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SpringHeeledJack
16th Nov 2018, 14:59
https://www.msn.com/en-gb/news/uknews/easter-island-demands-british-museum-return-moai-statue-taken-150-years-ago/ar-BBPMiki?li=BBoPWjQ&ocid=mailsignout (https://www.msn.com/en-gb/news/uknews/easter-island-demands-british-museum-return-moai-statue-taken-150-years-ago/ar-BBPMiki?li=BBoPWjQ&ocid=mailsignout)

In basic terms it only seems like the right thing to do, give 'it' back to those from whence it came.

Then I thought, "At which point is it ok to say NO! Sod Off!" ? Using the British Museum as an example, there are several contentious artefacts that are being demanded back by the country that they were taken/rescued/pillaged from hundreds of years ago. Surely, if they were the spoils of war, then so be it, or the territory was a part of the then empire, so all 'belonged' to the Crown. Perhaps they were given as a peace token, or a take this and leave us alone offering. In many cases the Victorians et al preserved many ancient artefacts, which would have been otherwise left to succumb to the ravages many ? At what point does possession of something, later disputed, have any legal purchase ?

KelvinD
16th Nov 2018, 15:21
"Possession is nine points of the law" isn't it? Bugger 'em!

ShotOne
16th Nov 2018, 15:33
Elgin marbles being a good example. There probably wouldn’t be much left of them if Lord Elgin had left them in Greece.

VP959
16th Nov 2018, 15:41
There's a good argument for preserving precious artefacts in a safe haven, if there is a risk that they might be destroyed if they stay where they are. Examples that spring to mind recently are IS destroying ancient artefacts, and the looting of museums in Egypt a few years ago, to name but two.

Quite how you balance the right of ownership by the culture from which artefacts came (assuming that culture still exists today) against the desire to both protect historical material and make it available for study by as wide a global audience as possible, for the benefit of mankind as a whole, is a conundrum that I don't think there's ever a straightforward answer to.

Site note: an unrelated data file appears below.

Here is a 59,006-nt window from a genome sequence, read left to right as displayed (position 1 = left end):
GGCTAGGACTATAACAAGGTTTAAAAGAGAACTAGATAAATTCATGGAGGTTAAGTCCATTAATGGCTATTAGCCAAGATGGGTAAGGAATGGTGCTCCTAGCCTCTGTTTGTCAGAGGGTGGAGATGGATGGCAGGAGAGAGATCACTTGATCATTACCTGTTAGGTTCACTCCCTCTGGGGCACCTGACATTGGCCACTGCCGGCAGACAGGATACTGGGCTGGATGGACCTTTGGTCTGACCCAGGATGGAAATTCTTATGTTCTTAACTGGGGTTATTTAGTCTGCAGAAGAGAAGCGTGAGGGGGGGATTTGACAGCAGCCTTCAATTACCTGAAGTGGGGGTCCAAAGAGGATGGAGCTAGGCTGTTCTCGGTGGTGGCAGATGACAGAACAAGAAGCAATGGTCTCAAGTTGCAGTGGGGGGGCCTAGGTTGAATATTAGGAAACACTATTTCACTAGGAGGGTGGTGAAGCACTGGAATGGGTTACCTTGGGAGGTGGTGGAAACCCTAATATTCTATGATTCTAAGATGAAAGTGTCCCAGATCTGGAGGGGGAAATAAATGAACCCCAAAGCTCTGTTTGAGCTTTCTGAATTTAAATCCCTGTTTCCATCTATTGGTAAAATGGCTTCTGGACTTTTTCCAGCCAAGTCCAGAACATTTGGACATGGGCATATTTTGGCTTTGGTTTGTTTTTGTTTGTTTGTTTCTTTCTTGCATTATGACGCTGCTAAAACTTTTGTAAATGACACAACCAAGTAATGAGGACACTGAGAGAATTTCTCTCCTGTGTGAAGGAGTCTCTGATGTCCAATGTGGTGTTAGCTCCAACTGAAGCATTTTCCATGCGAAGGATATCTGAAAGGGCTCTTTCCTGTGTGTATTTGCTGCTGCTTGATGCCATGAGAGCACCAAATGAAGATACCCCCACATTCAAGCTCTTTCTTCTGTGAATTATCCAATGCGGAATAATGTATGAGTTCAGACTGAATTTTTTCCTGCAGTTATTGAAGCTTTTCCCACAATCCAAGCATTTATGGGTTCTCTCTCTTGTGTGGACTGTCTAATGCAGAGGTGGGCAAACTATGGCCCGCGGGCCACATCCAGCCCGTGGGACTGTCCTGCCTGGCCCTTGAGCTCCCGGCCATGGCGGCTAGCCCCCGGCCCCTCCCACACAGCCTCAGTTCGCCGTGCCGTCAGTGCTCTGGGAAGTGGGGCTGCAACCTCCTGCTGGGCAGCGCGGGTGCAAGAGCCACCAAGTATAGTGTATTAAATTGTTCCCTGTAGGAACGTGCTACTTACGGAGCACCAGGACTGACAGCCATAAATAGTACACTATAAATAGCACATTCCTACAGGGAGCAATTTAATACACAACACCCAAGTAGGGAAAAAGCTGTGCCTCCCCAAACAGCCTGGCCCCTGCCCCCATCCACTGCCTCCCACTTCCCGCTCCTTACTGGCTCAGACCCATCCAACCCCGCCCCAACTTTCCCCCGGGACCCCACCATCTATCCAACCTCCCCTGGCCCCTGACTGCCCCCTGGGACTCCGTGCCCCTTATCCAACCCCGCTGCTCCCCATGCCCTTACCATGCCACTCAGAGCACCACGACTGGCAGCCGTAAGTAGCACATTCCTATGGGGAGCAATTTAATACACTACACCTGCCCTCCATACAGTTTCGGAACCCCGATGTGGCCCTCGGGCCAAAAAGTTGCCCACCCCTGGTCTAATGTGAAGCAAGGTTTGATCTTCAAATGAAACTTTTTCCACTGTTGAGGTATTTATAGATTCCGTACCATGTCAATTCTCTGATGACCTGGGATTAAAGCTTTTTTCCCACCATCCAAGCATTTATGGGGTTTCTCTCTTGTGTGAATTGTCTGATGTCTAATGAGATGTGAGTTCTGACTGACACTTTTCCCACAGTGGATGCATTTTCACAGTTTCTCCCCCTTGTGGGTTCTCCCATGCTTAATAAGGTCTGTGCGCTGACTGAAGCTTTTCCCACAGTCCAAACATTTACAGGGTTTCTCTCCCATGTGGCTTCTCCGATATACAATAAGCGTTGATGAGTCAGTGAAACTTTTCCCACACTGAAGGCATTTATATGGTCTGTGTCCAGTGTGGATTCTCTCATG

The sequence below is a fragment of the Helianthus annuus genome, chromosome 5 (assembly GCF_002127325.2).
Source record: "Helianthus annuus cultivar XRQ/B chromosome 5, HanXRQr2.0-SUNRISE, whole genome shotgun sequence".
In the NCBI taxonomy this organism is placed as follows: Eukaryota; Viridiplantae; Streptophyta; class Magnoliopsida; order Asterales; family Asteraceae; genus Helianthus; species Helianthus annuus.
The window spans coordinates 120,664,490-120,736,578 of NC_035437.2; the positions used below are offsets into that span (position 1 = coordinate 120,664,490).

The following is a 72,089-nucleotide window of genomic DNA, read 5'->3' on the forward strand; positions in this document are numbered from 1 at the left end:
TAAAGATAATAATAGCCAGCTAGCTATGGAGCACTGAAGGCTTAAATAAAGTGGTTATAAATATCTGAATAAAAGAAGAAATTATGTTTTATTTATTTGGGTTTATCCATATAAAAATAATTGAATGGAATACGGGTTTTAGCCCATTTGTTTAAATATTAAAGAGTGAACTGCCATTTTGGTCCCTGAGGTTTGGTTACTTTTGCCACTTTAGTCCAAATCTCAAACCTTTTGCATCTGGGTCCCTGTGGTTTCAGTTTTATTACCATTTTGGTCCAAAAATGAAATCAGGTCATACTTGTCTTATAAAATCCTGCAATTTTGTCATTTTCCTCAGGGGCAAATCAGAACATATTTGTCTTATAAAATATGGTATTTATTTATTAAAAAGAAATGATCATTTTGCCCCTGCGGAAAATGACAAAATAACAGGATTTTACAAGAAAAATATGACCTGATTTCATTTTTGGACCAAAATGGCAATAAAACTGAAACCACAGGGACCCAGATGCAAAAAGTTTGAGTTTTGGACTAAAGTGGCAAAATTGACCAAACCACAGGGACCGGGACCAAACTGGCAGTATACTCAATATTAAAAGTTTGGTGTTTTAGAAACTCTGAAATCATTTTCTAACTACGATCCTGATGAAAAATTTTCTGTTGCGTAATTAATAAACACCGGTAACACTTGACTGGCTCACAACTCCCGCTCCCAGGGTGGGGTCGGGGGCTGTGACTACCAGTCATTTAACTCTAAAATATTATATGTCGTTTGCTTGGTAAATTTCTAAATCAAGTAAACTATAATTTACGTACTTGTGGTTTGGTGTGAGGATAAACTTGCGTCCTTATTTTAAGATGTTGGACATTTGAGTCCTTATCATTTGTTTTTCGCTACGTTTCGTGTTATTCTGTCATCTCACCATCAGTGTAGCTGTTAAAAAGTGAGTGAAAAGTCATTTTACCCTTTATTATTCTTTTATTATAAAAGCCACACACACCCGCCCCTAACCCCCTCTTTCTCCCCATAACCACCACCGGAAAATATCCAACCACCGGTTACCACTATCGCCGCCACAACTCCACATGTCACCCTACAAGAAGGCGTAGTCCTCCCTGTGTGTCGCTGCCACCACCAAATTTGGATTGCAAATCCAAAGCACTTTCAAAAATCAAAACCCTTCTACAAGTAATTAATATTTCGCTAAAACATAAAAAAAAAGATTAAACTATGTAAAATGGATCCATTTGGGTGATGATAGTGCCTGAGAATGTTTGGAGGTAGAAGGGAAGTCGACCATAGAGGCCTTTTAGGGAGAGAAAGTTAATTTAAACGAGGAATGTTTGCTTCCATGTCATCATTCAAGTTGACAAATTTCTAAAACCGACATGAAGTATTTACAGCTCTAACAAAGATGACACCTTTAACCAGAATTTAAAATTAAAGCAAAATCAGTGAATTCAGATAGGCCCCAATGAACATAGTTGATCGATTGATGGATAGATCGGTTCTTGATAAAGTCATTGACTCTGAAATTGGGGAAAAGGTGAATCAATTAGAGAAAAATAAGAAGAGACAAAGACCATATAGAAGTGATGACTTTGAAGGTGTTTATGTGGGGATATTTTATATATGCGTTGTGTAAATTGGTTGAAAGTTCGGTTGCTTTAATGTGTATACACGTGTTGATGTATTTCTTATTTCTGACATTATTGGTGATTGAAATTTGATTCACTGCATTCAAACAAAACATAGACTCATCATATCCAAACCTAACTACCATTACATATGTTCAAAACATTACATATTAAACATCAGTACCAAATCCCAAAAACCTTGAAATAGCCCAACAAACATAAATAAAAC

G-CPTN
16th Nov 2018, 16:03
What right does the westernized world have to seek to 'protect' artifacts from the indigenous population?

VP959
16th Nov 2018, 16:08
What right does the westernized world have to seek to 'protect' artifacts from the indigenous population?

None. Is it just the "Westernised World" though?

The issue transcends national boundaries and politics, as at the heart of it is the need to preserve and protect historically important material for future generations.

G-CPTN
16th Nov 2018, 16:26
I used the term 'westernised world' as a generalisation.

I can see the moral justification.

G-CPTN
16th Nov 2018, 16:32
at the heart of it is the need to preserve and protect historically important material for future generations.
There was a significant period of time when Roman structures were looted for the stone.
My previous house was built from materials 'rescued' from the Roman site not a quarter mile away - easier than quarrying, shaping and carting fresh stone.
Likewise along the line of Hadrian's Wall there are farmhouses built from 'local' materials.
Indeed, several local churches have Roman features incorporated.

Town centres were purged of their historic houses (claimed as 'slum clearance') in favour of (now) long gone modern structures.

BehindBlueEyes
16th Nov 2018, 17:16
Recall seeing a documentary about Cairo museum several years ago. There was a film clip of a clearly unskilled employee repairing the peeling paint on a wooden bust of a pharaoh. She was using a tube of some household glue that was being clearly overused as it was oozing in great blobs down the face of the statue and she had fragments of 3000 year old paint stuck all over her ungloved hands. The presenter was expressing his dismay at the poor maintainance of this, and many other of the exhibits.

anxiao
16th Nov 2018, 18:08
In 1979 I visited Cairo and went to one of the foremost museums of antiquity. As I noted that most of the artefacts were not labelled, I asked for a guide to take me round. A few Egyptian pounds changed hands and off we went.